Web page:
SAS officers' information helped in Afghanistan arrest
Updated at 8:33 pm on 24 September 2012
The Prime Minister has confirmed SAS logistics officers recently sent to Afghanistan had a hand in the operation that led to the capture of a man connected with last month's killing of two New Zealand soldiers.
Coalition troops in Afghanistan have located the man after an investigation into the deaths of Lance Corporals Rory Malone and Pralli Durrer during an attack in Bamyan province on 4 August.
John Key says New Zealand SAS officers helped gather intelligence used in the operation, but did not assist on the ground.
Another attack just two weeks later killed three more New Zealand personnel.
Mr Key says the man arrested is a weapons dealer and is suspected of being the third ranked member of the Taliban network that carried out the attack on the New Zealanders.
He says it's understood the man sold rocket-propelled grenades, heavy machine guns and explosive materials to insurgents.
The Prime Minister says taking such people out of action creates a safer environment for the New Zealand soldiers still stationed in Afghanistan.
The Government has approved patrols in Baghlan, but Mr Key will not confirm whether the defence force is doing them. The attackers are thought to have come out of Baghlan province.
Lance Corporal Durrer's grandfather, Jack Durrer, says it is a relief someone will be held accountable following the arrest.
Mr Durrer says while the arrest brings back painful memories, it is a relief someone will be punished.
"We're not looking for an eye for an eye or something like that - I think it's up to the court to decide what they want to do with him."
Major figure in Taliban network - ISAF
Major Martyn Crighton of the International Security Assistance Force (ISAF) in Kabul told Radio New Zealand's Morning Report programme the man captured on Sunday was a senior Taliban figure in the Tala Wa Barfak district in Baghlan province, which borders Bamyan province.
"He's suspected of being third in order of precedence of the Taliban leadership in that district," Major Crighton said.
"He is, or was, a weapons dealer and a major figure in the Taliban network that was responsible for the attack on 4 August that resulted in the death of the two New Zealand soldiers."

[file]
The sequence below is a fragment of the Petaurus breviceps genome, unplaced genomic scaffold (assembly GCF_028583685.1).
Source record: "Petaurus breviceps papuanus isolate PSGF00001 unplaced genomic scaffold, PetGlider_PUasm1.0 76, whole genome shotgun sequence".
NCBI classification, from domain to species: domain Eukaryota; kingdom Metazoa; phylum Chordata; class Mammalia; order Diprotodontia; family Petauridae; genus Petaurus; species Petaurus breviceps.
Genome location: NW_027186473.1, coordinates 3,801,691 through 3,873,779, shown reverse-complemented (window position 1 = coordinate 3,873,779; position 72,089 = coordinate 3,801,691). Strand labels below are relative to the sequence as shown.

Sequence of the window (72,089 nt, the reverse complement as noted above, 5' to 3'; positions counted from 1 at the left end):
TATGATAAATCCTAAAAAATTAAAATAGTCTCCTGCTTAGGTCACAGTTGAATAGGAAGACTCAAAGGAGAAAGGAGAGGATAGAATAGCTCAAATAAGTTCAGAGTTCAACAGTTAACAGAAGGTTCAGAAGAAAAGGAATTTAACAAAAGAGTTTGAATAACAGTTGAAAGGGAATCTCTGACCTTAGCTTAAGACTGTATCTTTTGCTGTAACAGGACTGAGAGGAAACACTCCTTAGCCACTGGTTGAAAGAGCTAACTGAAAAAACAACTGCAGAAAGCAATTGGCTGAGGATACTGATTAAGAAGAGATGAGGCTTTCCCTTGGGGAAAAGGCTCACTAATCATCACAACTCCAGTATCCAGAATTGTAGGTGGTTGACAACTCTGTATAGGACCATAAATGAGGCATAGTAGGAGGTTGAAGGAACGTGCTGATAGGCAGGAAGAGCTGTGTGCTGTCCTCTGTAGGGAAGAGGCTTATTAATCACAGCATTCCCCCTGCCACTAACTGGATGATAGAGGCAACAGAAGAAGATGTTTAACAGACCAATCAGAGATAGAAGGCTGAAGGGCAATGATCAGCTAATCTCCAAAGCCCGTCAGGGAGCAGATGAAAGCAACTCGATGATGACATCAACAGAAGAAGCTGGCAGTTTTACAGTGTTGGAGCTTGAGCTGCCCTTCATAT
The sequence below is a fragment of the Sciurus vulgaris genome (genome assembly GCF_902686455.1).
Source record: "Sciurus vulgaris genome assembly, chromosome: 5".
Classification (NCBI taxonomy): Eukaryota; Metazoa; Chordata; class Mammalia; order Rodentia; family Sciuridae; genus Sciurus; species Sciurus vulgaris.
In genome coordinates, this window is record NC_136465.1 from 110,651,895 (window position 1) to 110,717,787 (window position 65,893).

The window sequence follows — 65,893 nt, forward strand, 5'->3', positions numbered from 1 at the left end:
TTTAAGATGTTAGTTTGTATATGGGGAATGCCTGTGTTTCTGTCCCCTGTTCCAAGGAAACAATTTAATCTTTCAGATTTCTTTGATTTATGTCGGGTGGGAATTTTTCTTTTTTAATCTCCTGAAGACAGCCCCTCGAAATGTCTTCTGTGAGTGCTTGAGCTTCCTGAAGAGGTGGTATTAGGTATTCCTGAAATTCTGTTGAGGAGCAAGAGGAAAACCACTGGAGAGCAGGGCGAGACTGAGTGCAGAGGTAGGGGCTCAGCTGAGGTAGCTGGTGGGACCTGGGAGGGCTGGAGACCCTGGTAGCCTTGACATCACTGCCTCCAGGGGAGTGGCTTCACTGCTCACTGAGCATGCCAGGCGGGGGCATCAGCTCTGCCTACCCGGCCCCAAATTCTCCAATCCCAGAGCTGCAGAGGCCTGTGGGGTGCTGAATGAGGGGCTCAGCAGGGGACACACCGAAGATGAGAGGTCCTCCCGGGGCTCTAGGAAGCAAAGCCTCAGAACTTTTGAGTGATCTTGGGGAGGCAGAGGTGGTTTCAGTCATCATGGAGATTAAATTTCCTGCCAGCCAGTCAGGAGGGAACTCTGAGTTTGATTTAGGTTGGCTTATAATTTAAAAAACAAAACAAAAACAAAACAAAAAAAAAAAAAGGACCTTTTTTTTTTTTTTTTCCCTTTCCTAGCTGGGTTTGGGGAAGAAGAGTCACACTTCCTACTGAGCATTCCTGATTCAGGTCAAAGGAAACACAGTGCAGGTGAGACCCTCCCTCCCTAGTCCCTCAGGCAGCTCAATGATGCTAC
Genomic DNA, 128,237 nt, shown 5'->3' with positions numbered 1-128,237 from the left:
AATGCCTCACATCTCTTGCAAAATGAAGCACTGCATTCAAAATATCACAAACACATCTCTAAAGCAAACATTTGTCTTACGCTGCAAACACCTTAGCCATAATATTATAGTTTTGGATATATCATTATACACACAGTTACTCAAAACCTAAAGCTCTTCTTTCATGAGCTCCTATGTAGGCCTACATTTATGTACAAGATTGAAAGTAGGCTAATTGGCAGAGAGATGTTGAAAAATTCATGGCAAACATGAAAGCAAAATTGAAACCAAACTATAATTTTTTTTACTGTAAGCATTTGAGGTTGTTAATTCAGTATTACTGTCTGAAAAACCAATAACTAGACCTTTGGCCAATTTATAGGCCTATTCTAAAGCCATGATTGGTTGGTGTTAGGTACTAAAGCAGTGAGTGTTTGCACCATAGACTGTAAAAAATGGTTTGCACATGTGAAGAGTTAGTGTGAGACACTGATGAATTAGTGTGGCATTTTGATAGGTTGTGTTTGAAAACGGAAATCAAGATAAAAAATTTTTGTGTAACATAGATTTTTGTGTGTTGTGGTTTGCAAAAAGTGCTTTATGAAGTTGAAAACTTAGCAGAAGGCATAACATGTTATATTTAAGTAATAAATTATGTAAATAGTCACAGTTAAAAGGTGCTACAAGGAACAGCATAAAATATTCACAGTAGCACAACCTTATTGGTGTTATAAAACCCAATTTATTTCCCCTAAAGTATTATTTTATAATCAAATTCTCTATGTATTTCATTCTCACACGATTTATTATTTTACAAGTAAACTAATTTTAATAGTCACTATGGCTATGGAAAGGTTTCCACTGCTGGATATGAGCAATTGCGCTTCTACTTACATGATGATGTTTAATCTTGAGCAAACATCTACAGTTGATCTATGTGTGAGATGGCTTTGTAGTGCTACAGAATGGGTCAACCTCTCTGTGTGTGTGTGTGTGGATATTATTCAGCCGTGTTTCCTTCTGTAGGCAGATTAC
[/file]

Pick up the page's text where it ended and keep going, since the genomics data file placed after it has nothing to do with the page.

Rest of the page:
An insurgent was killed during the operation carried out by coalition and Afghan forces, he said.
"That force was confronted with a hostile threat from insurgents in the vicinity of where this Taliban weapons dealer was located and one insurgent was actually killed during this operation."
A spokesperson for the US-led coalition in Afghanistan, Major Adam Wojack, says coalition forces acted on the weight of very credible intelligence, and the man will now face the Afghan justice system.
"There was a lot of surveillance of ... Taliban enemy organisations, insurgent organisations in that area following the attack.
"Bamyan had been so quiet for so long and these attacks were just so out of the ordinary we had to find out what was going on.
"That was a vulnerability for ISAF in the centre of Afghanistan, and it looks like we've begun to find out what was going on there with the detention of this Taliban leader."
In the attack in early August, Lance Corporal Malone was fatally shot while trying to rescue his company commander, who was injured in the first exchanges of gunfire. Lance Corporal Durrer died while being evacuated.
On 19 August, Corporal Luke Tamatea, Lance-Corporal Jacinda Baker and Private Richard Harris from the Provincial Reconstruction Team in Bamyan province were killed when their Humvee was blown up by an improvised explosive device.
Labour against extended patrols
The Labour Party hopes the Government does not pursue its idea of extending patrols in Afghanistan.
Labour's foreign affairs spokesperson, Phil Goff, says while it is good the man has been captured, it does not mean the area is any safer.
"I think it is good that this man has been taken out, but he won't be working on his own. There will be others there, and there will be potential further IED (improvised explosive device) attacks.
"That's why it's not sensible to proceed with the Prime Minister's idea of extending patrolling when our service personnel don't have that basic protection on mine resistant vehicles."
Mr Goff says other insurgents will still be planning attacks, so it would be stupid to extend the patrolling of New Zealand troops stationed in Bamyan into a neighbouring province.
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